Jack Carter by Phil Noto
As fears of another American Dust Bowl grip vast regions of the country, we look back at a series of rare photos from Oklahoma in the 1940s. Alfred Eisenstaedt’s photos chronicle the hardscrabble existence of Oklahoma farmers who stayed and survived the Dust Bowl.
Caption from LIFE: ”Farmer John Barnett and his family are ‘Okies’ who stuck to their land near Woodward. They have 21 dairy cattle which yield a scant seven gallons per milking. Mrs. Barnett takes care of a vegetable garden that is always blowing away. The children, Delphaline, 17 (top), Lincoln, 11 (right), and Leonard, 9, do plenty of chores. On Sundays the Barnetts eat jack rabbit.” Oklahoma, 1942.
Robert Mapplethorpe - Grace Jones, 1984. Photograph on paper
From the Tate Gallery, London:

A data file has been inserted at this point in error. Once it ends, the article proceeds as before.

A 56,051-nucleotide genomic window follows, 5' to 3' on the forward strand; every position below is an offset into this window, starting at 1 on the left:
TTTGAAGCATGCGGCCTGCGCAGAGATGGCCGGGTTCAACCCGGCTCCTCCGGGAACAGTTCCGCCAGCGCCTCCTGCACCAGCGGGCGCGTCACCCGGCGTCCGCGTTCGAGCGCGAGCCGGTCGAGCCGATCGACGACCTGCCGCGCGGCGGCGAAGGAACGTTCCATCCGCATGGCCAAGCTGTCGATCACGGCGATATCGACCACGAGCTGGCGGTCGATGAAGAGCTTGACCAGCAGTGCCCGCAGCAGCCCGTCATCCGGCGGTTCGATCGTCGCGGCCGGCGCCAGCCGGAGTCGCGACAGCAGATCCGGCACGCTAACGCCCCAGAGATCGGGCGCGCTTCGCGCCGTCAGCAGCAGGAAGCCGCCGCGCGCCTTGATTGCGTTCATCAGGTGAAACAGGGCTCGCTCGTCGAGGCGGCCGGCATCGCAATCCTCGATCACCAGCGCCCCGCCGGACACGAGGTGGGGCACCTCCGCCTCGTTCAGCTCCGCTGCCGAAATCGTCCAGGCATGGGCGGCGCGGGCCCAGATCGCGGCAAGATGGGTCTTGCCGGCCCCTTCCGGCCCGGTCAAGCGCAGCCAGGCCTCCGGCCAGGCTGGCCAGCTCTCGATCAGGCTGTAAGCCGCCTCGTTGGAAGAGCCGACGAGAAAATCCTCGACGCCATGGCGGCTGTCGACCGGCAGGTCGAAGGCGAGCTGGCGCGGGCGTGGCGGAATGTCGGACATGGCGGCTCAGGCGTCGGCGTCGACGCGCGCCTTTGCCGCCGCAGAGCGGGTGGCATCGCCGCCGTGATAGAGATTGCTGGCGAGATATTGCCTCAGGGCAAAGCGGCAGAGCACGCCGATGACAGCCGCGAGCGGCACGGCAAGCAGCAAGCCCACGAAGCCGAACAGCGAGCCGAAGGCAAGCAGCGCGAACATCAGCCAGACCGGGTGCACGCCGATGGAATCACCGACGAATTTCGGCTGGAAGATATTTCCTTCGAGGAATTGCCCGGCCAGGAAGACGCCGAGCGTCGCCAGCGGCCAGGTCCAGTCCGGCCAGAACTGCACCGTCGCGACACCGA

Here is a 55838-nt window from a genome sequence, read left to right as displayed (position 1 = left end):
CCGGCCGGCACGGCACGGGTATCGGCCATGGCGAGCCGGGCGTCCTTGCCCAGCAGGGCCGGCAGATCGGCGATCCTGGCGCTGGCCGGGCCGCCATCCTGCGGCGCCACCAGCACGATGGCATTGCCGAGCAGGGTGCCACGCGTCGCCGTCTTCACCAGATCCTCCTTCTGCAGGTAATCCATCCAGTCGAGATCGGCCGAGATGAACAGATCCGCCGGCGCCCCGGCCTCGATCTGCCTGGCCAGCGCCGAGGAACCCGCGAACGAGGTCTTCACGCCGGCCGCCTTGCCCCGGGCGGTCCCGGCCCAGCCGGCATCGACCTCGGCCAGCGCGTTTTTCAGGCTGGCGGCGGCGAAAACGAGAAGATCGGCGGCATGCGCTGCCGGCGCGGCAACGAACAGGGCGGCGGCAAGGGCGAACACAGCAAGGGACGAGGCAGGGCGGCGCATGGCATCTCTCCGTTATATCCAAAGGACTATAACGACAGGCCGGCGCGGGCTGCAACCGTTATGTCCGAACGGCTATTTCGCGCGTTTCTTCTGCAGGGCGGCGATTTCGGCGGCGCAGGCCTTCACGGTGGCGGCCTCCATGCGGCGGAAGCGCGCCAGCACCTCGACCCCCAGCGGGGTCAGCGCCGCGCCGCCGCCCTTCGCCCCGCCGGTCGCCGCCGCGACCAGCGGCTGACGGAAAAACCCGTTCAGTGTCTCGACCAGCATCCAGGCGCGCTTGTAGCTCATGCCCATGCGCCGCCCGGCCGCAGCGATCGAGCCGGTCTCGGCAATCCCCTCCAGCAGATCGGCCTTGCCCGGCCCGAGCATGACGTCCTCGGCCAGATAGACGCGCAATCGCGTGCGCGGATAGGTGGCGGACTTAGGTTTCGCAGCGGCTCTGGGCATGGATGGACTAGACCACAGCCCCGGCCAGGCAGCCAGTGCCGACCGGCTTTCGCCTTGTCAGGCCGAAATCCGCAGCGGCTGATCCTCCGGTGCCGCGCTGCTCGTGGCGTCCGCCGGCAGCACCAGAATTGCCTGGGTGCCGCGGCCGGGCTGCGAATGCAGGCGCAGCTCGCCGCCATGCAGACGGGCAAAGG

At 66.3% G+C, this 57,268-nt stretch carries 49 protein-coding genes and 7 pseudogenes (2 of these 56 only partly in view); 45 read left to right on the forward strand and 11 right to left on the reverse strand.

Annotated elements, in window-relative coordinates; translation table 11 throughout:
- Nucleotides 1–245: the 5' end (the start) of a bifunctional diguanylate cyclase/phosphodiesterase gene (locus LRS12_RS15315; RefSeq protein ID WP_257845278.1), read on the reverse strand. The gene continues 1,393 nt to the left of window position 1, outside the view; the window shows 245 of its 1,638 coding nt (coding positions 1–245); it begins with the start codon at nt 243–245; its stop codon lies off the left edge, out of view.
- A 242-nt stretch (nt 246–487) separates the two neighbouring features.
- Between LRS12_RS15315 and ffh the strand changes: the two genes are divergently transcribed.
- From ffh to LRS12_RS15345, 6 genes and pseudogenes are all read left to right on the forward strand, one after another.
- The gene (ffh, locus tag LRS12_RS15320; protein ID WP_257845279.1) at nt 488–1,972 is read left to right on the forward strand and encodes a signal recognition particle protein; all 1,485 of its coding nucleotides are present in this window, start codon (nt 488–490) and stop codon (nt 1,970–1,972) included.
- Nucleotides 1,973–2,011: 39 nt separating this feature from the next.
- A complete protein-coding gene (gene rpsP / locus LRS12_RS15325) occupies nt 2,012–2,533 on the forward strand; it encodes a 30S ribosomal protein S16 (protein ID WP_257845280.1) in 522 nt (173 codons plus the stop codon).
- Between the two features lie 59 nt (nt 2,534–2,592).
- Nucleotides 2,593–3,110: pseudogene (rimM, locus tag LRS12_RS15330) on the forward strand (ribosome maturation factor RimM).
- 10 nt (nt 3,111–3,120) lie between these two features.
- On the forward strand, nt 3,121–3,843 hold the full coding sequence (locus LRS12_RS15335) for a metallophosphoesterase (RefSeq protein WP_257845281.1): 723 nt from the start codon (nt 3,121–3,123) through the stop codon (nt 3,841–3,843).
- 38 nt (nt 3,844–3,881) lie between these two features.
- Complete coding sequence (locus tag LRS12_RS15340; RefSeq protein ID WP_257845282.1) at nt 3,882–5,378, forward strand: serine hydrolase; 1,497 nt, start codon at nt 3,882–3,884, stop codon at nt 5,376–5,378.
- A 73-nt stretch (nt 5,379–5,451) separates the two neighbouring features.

Grace Jones is a Jamaican-born singer, model and actress, known for her androgynous looks and her outrageous behaviour. She was very much part of the New York art and social scene in the 1980s. For this photograph her body has been painted by the New York graffiti artist, Keith Haring (1958-1990) with his characteristic pictograms and decorations. She is also wearing an exotic headdress and a conical wire bra, so that she looks like a voodoo doll or an aboriginal dancer.
I love this portrait of Ray Bradbury.
ca. 1870-1900, [tintype portrait of three women, two knitting, one dressed in a suit and top hat holding yarn]
via Ebay Auctions
Claire Windsor, 1920s
ca. 1870, [tintype portrait of a gentleman with his banjo]
Picture of the Day. Manama, Bahrain. A protester in a mask to protect herself from teargas continues to mark the anniversary of the Bahraini uprising’s birth, on Febraury 14th.
The Read: “Suppressing the Narrative in Bahrain” by Matthew Cassel at Al Jazeera.
Photo Credit: Hamad I Mohammed/Reuters. Via.